Detective Comics #855
Written by Greg Rucka
Art by J.H. Williams III and Cully Hamner
Colors by Dave Stewart and Laura Martin
Letters by Todd Klein and Jared K. Fletcher
Published by DC Comics
Review by David Pepose
Last month I raved about the opening issue of the all-new, all-different, all-awesome Detective Comics, and I'm happy to say that this sophomore issue isn't half-bad, either. While it doesn't have quite the same blow-you-out-of-the-water effect of the first issue, it still helps raise the bar for DC's overhaul of the Batman franchise, with a story that stretches itself as far as it can go to produce a value not often seen in today's industry.
The best way to split this up is to look at the writing and the art separately. Greg Rucka, having wrapped up much of Kate's current status quo in the last issue, goes full throttle with Batwoman's war on the Cult of Crime. If you haven't read the first issue yet, get that one first, as Rucka puts the pedal to the metal in Round One of Batwoman versus Alice. Looking at it from a script perspective, Rucka really is upping the ante nicely here, with a nice scene reminiscent of the Dark Knight where Batwoman begins removing weapon after hidden weapon from Alice's costume. He also establishes a weird sense of menace for the villainous Alice: "How do you know I'm mad?" she asks. "Maybe because you speak fluent crazy," Batwoman shoots back. It's moments like these that really add a zing to the story: "I will get my answer," Kate vows, "And I will shut you and your freakshow down!"
Yet the highlight of this story is getting into Kate's storied past, as she begins hallucinating due to a poisoned blade. As our hero struggles valiantly to survive, we see Kate's history of torture that goes far beyond the followers of the Crime Bible, and yet we also get a nice tease of who she sees as her salvation -- not herself, not her father, but of the strongest woman she ever met -- Renee Montoya. Even two issues in, it looks like Rucka is setting up the seeds for these two lovers to get back together (or at least to have one epic, swashbuckling team-up), but it really says volumes about what this character can strive to become. But it's the last page that really turns the story on its ear, and makes you really wonder what'll happen next.
Now, for the art. J.H. Williams III, while not knocking it out of the park as repeatedly as he did last issue, still stands head and shoulders above many of his contemporaries. One sequence that really had a Frank Quitely style of visceral imagination was suddenly taking the "camera" into Alice's mouth, as she slowly tongues a razor blade to her lips, slashing Batwoman across the face with it. "Okay," Batwoman says, after a look of disbelief washes across her face. "That was just nasty." As a reader, I definitely agree. While sometimes Williams' double-page splashes don't quite hit the mark with their composition, it's really in the second half of the book that he kicks things into high gear, with a spectacular-looking shot of Batwoman leaping from a castle parapet, gliding across a sky sliced in half with a lightning bolt.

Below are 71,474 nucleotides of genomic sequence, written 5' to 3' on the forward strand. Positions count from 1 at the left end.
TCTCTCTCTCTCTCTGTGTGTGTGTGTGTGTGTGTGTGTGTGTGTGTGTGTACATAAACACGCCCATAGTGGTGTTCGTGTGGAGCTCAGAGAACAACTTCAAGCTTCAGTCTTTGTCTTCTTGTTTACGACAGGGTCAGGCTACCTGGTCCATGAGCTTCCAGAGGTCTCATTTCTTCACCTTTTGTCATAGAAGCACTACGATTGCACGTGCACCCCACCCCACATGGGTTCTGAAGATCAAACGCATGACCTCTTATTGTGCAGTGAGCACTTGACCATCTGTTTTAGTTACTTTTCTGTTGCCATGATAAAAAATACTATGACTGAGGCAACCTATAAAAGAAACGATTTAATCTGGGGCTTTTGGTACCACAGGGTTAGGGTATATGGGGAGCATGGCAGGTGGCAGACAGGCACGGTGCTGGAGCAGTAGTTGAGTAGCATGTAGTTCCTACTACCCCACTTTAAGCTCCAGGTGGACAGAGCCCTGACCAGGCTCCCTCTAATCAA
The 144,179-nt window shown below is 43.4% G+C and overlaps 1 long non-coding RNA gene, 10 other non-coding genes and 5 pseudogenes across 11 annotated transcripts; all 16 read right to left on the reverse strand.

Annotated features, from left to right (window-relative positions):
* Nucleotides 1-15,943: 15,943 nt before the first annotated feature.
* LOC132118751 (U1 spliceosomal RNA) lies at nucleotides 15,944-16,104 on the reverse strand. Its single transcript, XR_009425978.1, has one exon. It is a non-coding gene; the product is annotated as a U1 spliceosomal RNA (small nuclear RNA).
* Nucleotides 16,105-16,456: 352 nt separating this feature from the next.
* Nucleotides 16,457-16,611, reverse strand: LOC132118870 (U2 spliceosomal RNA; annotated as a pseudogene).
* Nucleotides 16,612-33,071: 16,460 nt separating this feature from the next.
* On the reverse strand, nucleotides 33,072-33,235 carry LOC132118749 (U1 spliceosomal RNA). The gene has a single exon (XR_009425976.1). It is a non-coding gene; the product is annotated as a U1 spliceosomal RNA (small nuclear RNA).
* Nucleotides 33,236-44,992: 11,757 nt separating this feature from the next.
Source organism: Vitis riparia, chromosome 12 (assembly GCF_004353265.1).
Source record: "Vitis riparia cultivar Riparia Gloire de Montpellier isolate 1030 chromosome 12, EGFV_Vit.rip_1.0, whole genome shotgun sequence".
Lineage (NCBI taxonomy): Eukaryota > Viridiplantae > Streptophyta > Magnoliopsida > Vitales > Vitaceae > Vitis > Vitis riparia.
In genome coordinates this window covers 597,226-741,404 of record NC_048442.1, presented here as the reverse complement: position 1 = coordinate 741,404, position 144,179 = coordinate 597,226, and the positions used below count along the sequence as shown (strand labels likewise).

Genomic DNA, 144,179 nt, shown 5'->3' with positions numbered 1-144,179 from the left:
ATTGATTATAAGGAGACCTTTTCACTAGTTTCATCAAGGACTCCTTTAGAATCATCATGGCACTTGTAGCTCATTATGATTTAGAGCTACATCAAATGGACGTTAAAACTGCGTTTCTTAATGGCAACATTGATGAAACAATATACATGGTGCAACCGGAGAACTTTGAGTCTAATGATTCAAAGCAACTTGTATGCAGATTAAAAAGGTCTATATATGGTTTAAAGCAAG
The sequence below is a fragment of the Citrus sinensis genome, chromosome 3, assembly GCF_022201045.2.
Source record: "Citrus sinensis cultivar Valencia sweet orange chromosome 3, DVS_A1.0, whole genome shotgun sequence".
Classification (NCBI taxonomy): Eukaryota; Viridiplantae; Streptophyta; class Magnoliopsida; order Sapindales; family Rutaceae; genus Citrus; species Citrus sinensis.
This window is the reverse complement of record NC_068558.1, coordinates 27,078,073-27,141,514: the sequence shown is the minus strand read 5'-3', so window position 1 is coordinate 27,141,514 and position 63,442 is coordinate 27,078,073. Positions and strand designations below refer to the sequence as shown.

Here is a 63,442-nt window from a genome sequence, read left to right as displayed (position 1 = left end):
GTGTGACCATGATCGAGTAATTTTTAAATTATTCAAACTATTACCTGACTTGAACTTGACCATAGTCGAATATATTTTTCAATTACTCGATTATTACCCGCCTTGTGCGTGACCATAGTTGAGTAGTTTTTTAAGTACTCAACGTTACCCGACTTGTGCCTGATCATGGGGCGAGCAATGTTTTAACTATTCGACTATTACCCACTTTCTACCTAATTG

While Williams' art is still top-notch, the color work felt occasionally muddy to me. In the first issue, Dave Stewart really made Kate pop off the page with her bright red hair and porcelain skin. In this issue, Batwoman seemed to match her surroundings more, but that realism sometimes kept the character from really getting her hooks into the reader. That said, because of the way this book suddenly energizes itself two-thirds from the end, part of me wouldn't be surprised if this wasn't some sort of printing error -- because when Stewart puts his mind to it, his colors sing.
But what about the backstory? Rucka makes The Question primarily an action story, which is fine by me. Renee Montoya has a nice bit of bravado, as slave trafficker Vargas says he's going to have to teach the Faceless Warrior a lesson. "Great," Renee says. "I love school." Hamner has a nicely choreographed fight scene, with a great panel of Renee looking at us as she tosses a scattergun behind her. That said, I'm still not sold on an all-blue costume for the Question, and in this case, the decision to drench the fight sequence in shades of brown -- from the house to the sky to the fence to even bits of Vargas' bloody nose -- didn't thrill me. Yet Hamner and Martin really sell me on this feature when they team up for a nice page of Renee infiltrating Chandless' office, giving some great facial expressions to the page. It certainly ends abruptly, but I'm excited to see where Rucka and company take us next with this feature.
All in all, while Rucka, Williams, and Stewart aren't firing on all cylinders like they did last issue, this is definitely a story that I'm going to be in for the long haul. With 35 pages of story -- counting Rucka's main feature, the Question second feature, as well as a compelling five-page preview of Geoff Johns and Francis Manapul's Adventure Comics -- you're certainly getting a lot of bang for your buck with Detective Comics #855, and with Rucka masterfully leading a set of artists that really shoot for the moon, you can't ask for much more in a comic.